Deliberately infusing visual culture into the fabric of buildings can enhance the tenants’ lives and contribute significantly to the essence of the neighborhood. This added value not only benefits communities but also sets thoughtful developments apart.

Why did you choose Philly, and why in Olde Kensington? Ray’s pocket of the neighborhood is charming, but it’s a far commute to many of the city’s major institutions for arts education and teaching, like the University of Pennsylvania, and Drexel University.

Philadelphia was once known as the Workshop of the World. South/Olde Kensington has for a long time, and continues to be, a flourishing pocket of the maker and art scene here. Ray Philly is a stone’s throw away from The Clay Studio’s new state-of-the-art ceramic facility, a 4,000-square-foot makerspace called NextFab, and dozens of artist studios, offices, and galleries in the Crane Arts building, whose brick facade and studio spaces were an inspiration for Ray Philly. Our project aims to reflect and be an addition to the existing architecture and culture of the neighborhood, which is changing quickly. We intend to be a positive part of the change. Philly is a lovable and livable place. It has a lot of heart, history, and personality!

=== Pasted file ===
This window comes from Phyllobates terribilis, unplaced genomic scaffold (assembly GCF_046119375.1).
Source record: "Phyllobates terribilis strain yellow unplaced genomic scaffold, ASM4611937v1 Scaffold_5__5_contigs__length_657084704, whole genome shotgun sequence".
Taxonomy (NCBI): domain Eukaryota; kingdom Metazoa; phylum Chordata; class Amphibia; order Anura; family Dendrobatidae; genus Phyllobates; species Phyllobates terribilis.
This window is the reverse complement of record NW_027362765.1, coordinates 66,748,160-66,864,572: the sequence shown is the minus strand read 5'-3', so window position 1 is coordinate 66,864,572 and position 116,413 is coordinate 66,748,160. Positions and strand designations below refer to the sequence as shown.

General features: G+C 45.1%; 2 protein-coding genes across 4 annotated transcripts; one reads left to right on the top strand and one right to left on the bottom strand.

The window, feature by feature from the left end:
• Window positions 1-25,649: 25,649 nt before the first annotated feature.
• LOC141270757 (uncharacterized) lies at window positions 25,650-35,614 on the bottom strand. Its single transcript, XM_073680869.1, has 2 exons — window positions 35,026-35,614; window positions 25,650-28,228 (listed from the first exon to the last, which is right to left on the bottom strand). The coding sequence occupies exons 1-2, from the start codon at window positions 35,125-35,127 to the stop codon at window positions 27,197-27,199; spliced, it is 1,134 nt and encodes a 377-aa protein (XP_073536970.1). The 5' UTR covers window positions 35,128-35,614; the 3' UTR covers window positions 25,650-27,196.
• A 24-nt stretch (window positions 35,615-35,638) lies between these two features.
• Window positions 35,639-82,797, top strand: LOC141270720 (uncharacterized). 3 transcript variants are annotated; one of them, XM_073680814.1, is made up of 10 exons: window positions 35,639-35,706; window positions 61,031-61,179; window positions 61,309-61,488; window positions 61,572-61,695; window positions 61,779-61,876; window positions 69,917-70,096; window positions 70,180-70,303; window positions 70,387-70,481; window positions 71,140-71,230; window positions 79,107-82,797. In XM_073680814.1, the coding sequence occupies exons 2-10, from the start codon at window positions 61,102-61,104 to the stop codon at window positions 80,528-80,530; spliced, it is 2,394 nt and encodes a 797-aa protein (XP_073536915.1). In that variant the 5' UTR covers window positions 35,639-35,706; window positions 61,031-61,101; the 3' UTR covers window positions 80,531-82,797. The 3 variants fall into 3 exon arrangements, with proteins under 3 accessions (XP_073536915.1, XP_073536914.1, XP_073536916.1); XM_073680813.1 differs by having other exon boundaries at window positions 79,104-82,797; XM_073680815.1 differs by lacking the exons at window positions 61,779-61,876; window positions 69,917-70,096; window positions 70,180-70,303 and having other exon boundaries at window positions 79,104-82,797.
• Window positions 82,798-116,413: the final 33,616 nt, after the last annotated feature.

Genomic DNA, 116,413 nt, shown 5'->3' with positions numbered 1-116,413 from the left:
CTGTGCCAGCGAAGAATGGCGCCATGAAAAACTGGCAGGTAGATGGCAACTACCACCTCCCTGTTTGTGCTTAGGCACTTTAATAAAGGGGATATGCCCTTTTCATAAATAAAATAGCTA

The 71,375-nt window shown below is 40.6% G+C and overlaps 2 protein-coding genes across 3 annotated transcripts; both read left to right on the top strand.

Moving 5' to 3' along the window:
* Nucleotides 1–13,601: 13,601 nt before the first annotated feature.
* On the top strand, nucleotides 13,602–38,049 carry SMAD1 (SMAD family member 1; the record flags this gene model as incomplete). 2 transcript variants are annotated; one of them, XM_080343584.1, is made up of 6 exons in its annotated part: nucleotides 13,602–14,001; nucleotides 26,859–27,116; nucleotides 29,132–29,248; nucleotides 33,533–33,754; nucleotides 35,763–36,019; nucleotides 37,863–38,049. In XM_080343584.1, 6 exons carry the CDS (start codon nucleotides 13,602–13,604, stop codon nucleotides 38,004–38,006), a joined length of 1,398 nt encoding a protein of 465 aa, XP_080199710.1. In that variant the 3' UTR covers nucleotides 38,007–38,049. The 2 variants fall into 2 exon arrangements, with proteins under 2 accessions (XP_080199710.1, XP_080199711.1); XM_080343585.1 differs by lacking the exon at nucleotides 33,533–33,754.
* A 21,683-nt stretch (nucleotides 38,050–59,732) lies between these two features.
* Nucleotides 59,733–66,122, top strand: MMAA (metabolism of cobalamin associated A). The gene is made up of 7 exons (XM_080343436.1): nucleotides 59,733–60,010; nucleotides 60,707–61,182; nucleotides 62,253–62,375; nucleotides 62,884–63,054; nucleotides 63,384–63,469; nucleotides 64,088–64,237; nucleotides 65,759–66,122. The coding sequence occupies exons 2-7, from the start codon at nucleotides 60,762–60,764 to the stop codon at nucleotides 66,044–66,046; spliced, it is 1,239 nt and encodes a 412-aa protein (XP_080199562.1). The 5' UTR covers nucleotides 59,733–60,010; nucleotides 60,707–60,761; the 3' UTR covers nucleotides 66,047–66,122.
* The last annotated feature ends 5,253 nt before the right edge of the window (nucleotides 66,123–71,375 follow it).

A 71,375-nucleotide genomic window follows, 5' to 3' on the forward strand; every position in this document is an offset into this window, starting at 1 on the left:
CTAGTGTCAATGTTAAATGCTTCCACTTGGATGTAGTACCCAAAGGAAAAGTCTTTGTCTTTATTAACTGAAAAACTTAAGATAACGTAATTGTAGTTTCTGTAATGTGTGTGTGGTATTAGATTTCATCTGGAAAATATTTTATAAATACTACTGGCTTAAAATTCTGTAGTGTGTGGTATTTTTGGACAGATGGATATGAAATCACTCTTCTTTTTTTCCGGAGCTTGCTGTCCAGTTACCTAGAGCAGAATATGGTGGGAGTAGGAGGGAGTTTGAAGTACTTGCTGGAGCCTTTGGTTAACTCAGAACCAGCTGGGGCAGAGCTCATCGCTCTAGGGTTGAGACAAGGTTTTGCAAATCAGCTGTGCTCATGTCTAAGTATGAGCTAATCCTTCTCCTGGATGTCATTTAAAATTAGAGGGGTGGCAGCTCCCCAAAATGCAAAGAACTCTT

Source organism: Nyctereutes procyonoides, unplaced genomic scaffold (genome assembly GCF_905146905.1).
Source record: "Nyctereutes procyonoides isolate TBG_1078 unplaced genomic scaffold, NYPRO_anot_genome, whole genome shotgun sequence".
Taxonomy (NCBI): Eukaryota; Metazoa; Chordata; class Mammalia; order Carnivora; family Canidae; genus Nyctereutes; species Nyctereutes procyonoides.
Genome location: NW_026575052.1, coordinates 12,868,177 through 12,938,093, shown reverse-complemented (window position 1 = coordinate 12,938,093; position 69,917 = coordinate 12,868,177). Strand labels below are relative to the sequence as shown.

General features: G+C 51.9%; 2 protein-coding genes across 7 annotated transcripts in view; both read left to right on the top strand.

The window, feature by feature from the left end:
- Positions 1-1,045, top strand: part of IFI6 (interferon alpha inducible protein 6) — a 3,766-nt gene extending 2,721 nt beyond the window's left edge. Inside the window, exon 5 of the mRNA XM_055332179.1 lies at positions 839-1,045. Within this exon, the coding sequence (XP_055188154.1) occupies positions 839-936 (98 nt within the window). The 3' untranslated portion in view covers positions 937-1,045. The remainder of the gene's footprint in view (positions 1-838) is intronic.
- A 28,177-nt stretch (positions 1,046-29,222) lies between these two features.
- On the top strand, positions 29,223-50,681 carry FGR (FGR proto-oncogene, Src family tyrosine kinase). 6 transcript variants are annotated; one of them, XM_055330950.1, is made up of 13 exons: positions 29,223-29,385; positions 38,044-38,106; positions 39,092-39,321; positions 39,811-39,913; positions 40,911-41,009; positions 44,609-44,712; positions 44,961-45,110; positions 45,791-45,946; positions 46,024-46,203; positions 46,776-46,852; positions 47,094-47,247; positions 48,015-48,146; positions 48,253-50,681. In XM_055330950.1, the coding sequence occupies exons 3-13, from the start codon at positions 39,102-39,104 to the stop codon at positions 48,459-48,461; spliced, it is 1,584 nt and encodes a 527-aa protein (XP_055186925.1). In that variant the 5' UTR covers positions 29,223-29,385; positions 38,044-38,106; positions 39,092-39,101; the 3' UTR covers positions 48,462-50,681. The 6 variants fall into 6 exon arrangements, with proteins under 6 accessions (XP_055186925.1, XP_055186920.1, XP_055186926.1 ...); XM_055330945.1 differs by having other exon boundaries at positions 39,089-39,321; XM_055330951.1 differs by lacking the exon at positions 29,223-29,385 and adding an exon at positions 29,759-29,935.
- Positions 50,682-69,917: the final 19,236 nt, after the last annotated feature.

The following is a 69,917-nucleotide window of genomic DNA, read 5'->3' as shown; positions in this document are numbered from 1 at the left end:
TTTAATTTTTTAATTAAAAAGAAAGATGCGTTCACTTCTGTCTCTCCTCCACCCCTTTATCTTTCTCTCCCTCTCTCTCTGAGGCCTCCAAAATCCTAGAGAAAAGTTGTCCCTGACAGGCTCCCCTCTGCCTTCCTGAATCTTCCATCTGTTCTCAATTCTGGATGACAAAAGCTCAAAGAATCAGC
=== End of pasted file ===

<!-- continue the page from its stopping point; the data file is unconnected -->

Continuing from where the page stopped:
At Ray Philly, we have our own studio spaces as well, one of which we are converting into a project space called Studio 105. Located in one of the building’s six ground-floor artist studios, Studio 105 is a place for our residents, artist studio members, and the larger community to see art, and attend a workshop, talk, or local vendor pop-up. The space will act as a platform for local artists and curators to participate in global dialogues and for global artists to share new perspectives here at home. We are excited to be partnering with local curatorial collective Ulises to kick off our debut season of exhibition programming in the spring and summer. Ulises will also open a bookshop and project space dedicated to artists’ books and independent art publications that explores the relationship between publics and publications in an adjacent artist studio.

Kensington is facing significant challenges right now. Are there initiatives or plans in mind to give back to this community?

One of our artist studio members is South Kensington Community Partners (SKCP), a place-based nonprofit located in Old/South Kensington (OSK) with programs serving OSK and the surrounding neighborhoods of Eastern North Philadelphia. SKCP’s core programs include the City of Philadelphia’s Neighborhood Advisory Committee Program. Through its office located in Studio 107 at Ray Philly and through its outreach, the NAC connects residents to resources and services especially around housing security and utility assistance, planning, and quality of life issues. The NAC distributes information and organizes timely info briefings and activities.

We will also be offering artist-led public programming in Studio 105 once our exhibition program launches later this year. Again, change is coming to South Kensington and we aim to be a positive example of what new development can mean for a neighborhood.